How to avoid the tourists

Beach 8578The dreaded daytrippers.  Folks who arrive on St. Thomas by cruise ship at 9 in the morning and pursue a whirlwind itinerary to St. John, a beach, lunch, and another beach. 

How to avoid them?  That’s what folks on TripAdvisor's St. John forum want to know.

“From what I’ve read, said MartinSpartan, “the best way to avoid the cruise ship crowds (at the north shore beaches) is to go early in the morning or late in the afternoon.”  What, he wanted to know, is ‘early' and ‘late’?

STJ4ME said forget about timing the sunbathers’ movements.  Forget the popular beaches and head to Maho, Francis, Dennis Bay, and Gibney. “Since you're (staying) in Coral Bay,” they added, “go to Vie’s and Lil Lameshur.”

Mindehankins said it is a matter of timing: avoid the beaches the days the cruisers are in. And she pointed to VINow.com’s schedule for ships.

NCsyracuse said one visit to Trunk and Cinnamon was all it took for them to swear off those spots. “Our favorite beaches are Maho, Francis, Salt Pond, and Lameshur

“By 2 p.m., when we consider the beach ‘crowded, we head back to the villa.”

17 thoughts on “How to avoid the tourists”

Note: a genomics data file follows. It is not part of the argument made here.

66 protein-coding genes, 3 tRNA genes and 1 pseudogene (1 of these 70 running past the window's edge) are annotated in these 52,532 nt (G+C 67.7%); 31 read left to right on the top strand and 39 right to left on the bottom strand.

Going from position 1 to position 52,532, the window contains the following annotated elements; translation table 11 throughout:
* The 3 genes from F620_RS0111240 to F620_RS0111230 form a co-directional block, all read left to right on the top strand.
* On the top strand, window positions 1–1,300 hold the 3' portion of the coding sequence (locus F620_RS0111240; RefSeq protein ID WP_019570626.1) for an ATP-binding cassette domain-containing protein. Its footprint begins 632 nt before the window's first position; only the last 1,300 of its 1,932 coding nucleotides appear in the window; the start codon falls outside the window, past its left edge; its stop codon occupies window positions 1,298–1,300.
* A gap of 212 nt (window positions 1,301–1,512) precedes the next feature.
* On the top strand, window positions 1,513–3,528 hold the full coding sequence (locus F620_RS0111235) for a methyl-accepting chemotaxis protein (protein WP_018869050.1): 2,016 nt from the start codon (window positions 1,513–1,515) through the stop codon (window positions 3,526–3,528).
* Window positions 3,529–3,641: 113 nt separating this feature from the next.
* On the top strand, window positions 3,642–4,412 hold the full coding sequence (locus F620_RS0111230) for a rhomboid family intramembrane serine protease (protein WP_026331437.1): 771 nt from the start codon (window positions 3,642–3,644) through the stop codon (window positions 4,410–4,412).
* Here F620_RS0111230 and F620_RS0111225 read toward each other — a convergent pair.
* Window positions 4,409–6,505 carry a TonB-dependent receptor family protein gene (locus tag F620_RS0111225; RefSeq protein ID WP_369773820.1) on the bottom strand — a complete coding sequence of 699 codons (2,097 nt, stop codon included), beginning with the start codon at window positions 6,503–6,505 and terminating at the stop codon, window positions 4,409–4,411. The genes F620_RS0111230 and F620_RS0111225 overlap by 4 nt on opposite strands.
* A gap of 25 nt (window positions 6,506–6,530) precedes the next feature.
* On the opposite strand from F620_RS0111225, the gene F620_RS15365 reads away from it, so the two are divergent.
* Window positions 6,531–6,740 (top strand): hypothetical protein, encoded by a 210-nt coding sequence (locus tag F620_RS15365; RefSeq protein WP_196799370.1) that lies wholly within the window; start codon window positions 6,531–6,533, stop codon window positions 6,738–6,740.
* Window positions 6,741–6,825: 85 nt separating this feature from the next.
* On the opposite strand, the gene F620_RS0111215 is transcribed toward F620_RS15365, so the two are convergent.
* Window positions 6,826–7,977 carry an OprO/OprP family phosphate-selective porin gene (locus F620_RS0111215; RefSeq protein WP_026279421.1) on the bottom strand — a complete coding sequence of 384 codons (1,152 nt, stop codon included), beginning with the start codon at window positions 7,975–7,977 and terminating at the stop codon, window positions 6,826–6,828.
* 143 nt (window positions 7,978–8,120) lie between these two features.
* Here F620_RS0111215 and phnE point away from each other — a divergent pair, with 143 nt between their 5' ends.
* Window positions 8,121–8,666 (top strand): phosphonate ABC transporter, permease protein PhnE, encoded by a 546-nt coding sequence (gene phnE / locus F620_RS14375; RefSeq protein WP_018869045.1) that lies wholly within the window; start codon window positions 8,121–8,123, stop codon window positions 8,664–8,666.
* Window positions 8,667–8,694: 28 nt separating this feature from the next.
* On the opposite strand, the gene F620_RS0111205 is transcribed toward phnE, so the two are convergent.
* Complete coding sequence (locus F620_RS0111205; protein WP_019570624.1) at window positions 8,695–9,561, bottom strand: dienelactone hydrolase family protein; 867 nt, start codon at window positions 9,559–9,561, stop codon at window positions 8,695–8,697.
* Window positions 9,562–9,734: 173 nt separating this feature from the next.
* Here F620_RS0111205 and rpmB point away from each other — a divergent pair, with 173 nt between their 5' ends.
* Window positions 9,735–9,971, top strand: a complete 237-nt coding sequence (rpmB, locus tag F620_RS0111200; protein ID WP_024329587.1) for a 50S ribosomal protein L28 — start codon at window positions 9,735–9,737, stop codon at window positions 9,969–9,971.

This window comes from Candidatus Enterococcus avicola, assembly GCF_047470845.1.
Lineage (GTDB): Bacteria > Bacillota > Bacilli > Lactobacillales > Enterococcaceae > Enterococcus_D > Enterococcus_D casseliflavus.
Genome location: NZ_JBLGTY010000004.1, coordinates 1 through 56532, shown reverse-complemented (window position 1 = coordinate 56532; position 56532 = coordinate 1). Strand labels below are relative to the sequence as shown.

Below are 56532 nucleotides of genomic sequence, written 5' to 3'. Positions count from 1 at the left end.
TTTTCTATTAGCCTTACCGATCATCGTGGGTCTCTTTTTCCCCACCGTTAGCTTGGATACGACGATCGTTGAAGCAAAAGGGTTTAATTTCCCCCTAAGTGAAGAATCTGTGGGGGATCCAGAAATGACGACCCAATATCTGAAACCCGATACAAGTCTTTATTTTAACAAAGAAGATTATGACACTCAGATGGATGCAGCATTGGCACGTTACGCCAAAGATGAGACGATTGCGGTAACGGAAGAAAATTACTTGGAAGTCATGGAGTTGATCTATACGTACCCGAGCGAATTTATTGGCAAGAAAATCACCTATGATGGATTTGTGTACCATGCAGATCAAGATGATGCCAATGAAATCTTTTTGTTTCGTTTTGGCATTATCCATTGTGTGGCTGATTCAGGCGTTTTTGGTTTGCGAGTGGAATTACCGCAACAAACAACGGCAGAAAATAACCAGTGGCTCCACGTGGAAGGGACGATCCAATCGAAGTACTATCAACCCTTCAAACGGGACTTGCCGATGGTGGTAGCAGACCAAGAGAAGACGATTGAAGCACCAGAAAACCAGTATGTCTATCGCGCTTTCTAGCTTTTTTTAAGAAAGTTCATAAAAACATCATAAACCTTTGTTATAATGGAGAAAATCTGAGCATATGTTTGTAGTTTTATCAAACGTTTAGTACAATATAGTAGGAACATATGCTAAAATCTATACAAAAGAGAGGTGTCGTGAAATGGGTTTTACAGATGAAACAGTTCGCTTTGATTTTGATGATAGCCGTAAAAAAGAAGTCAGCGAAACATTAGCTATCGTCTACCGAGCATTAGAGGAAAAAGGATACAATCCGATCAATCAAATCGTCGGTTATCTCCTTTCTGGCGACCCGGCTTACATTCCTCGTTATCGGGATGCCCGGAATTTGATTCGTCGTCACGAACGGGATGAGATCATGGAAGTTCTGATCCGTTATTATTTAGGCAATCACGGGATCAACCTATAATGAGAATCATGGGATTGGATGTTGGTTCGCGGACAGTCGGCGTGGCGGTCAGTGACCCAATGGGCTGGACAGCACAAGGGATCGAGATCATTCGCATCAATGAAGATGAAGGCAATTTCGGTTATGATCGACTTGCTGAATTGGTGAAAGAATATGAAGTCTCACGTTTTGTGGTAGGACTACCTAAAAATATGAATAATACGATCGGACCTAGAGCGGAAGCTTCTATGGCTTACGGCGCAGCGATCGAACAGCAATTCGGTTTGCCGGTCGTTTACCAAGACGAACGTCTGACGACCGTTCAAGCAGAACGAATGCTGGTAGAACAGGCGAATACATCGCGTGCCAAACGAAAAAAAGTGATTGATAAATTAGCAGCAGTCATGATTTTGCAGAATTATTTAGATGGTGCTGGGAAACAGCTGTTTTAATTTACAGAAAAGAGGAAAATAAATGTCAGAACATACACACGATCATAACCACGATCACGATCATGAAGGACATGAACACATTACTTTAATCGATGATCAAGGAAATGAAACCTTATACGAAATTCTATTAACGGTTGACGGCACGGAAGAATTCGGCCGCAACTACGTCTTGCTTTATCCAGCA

1. Low-Lifes? Wow! Not everyone can afford to come to St John and stay in a villa. While it may be a bit crowded when the tours come through, I would never lower myself to name calling….

  2. Eh. Francis Bay covers the tourist avoidance strategy. Salt Pond, too, but watch your valuables in the car – it’s one stop shopping for the local theives. Just watch out for the beach nettles, and take a walk over to Drunk Bay for an entertaining look at the art created over decades of visits making “watchers” out of coral, coconut and flotsam and jetsam. Locals generally don’t go to Trunk or Cinnamon.

  3. I agree with Tim. Though the cruisers do not help your bank account they do help the local economy. Also, they may return as villa renters.

  4. It really isn’t very nice to be classifying other folks in this manner. However; I did work in Cruz Bay for nearly six years, and there is no denying certain patterns…No pun intended, but it goes with the Territory. One of my favorites from a person visiting from a ship, “Where’s the beach?” Me, “There are quite a few, which one are you looking for?” Tourist, “The closest one I can walk to.” Me, “Solomon”…then give detailed directions. Tourist, “How long will it take me to get there?” Me, “About 25 minutes.” Tourist, (visibly upset!), “That takes too long!”

  5. We would never have found St John if it wasn’t for a cruise. Mind you we had an awful time on it. Us “low-lifes” will be spending around 8K to come for 2 weeks in April (dog kennel stay, parking at airport, flights, villa, car rental, dinners, lunches, boat excursion, groceries and booze). We must be awful people.